"There is danger from all men. The only maxim of a free government ought to be to trust no man living with
power to endanger the public liberty." - - - - John Adams

Wednesday, November 16, 2011

Drug Gangs Active in Mexico Elections

Former Senator Luisa Maria Calderon responds to supporters at a rally this summer in Morelia, the state capital of Michoacan, where she was the conservative National Action Party (PAN) candidate for governor.

Drug Gangs told voters to support the PRI in Governor's race
  • A PAN mayor was assassinated a week before the election.
  • "This is very dangerous, and if we permit it, narco-politics will have begun in Michoacan."

After centuries of dictatorship Mexico was well on its way to building a multi-party democracy . . . until the insane Drug War came along.  Now the drug gangs are undermining the new democracy.  Only the decriminalization or legalization of drugs will end the violence and the power of the gangs.

President Felipe Calderon's sister appears to have lost her bid for governor of Michoacan during violent state elections, and she alleged Monday that drug traffickers helped tip the race in favor of one of her opponents.

Preliminary results gave the lead in the race for governor of the western state to Fausto Vallejo of the Institutional Revolutionary Party, or PRI.

"The intervention by organized crime during the entire election process and especially yesterday is alarming, not just for Michoacan but for the entire country," Luisa Maria Calderon said in a radio interview a day after Sunday's vote. "They threatened our candidates, our poll workers.... They seized ballot boxes, set up roadblocks … and ordered people to vote" for the PRI, reports the Los Angeles Times.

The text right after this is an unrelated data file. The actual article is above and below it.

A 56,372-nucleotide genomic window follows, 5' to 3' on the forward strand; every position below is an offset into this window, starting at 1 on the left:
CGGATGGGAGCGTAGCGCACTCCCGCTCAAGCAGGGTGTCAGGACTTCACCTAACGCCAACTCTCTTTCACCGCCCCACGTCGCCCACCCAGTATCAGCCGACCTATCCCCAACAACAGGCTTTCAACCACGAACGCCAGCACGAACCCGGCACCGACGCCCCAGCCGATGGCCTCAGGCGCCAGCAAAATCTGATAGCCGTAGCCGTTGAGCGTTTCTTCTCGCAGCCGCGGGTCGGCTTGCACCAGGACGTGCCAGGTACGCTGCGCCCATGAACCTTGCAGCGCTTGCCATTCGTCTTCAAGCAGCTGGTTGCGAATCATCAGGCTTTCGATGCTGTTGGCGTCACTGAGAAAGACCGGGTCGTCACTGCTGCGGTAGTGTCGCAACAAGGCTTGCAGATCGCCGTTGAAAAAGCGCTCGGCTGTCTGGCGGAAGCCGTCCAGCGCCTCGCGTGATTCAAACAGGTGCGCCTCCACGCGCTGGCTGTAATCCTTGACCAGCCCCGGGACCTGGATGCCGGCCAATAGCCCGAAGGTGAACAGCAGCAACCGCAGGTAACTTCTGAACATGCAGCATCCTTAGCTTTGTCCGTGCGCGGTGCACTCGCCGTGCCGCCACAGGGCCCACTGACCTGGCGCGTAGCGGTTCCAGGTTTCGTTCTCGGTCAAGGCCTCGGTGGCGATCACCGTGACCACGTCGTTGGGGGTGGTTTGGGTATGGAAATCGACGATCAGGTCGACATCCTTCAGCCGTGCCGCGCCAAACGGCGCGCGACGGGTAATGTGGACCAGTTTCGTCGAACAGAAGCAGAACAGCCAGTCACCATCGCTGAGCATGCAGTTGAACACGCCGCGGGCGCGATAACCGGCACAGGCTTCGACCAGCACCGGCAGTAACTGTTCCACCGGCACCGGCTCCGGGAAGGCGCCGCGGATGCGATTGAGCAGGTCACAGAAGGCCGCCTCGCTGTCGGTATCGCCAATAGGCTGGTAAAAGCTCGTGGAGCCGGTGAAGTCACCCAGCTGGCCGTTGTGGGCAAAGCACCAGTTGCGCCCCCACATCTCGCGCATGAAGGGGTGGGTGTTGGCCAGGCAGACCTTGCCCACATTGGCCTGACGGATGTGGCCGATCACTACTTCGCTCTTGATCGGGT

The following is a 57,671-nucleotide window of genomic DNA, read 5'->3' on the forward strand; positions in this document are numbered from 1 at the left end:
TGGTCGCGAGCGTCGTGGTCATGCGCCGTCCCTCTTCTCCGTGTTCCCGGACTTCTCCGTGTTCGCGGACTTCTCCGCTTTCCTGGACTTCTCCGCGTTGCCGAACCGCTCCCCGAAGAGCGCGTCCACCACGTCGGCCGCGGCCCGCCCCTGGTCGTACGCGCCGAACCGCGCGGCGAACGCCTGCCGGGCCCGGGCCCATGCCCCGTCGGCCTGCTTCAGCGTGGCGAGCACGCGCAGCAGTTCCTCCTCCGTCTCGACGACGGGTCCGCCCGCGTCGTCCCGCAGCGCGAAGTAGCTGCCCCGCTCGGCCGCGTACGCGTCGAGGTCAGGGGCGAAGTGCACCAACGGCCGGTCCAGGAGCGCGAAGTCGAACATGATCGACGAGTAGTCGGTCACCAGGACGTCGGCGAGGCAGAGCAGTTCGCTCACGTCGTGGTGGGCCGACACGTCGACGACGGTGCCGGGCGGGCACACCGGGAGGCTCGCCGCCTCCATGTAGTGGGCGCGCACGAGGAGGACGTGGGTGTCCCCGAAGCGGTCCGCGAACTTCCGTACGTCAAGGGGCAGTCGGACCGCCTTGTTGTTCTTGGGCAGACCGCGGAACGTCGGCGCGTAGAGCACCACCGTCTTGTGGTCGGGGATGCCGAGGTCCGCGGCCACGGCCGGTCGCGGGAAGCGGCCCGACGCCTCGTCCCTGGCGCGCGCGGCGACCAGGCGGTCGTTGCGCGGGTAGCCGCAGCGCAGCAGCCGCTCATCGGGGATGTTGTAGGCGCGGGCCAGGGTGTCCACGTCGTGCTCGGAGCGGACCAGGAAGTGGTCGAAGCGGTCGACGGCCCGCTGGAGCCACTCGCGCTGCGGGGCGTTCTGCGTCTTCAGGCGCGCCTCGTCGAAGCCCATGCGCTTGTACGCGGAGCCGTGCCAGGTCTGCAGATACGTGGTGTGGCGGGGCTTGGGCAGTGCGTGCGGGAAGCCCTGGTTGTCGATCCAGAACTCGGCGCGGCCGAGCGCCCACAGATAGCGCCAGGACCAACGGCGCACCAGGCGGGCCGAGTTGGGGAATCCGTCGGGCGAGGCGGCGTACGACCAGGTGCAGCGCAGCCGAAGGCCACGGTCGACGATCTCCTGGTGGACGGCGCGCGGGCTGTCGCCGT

The PRI ruled Mexico for seven decades until losing the presidency in 2000.

The PRI itself was long the giant of Mexican politics, a system more than a party imposed by a Mexican president in 1929 to exercise his power at every level of authority throughout the nation. For the next 71 years, the PRI literally beat off some challengers while buying off voters with benefits that often depended on support for the party.

The PRI is staging a comeback, and victory in Michoacan is an important step in that effort. The PRI is hoping to win the presidential election in July.

The PRI's Fausto Vallejo Figueroa won a 35- to 33-point victory over his closest competitor, Luisa Maria Calderon, who is the sister of President Felipe Calderon. Finishing a distant third with 29 percent was the party that has dominated the state in recent years, the Democratic Revolution Party, or the PRD.

The head of the PRD, Jesus Zambrano, echoed Calderon, saying: "Organized crime worked yesterday on behalf of the PRI candidate.... This is very dangerous, and if we permit it, narco-politics will have begun in Michoacan, and next we will see it in 2012."

"It was a referendum on the PRD during the last 10 to 12 years. Violence has increased and economic issues that have led to migration have not changed," Shannon O'Neil, an expert on Mexican politics at the Council on Foreign Relations.

Michoacan has long been dominated by drug cartels specializing in marijuana, heroin and methamphetamines. It is President Calderon's home state, and he chose Michoacan to launch a military-led offensive against traffickers in December 2006. Yet violence has persisted.

A PAN mayor was assassinated a week before the election as he campaigned for Luisa Maria Calderon, and numerous candidates quit local races out of fear.

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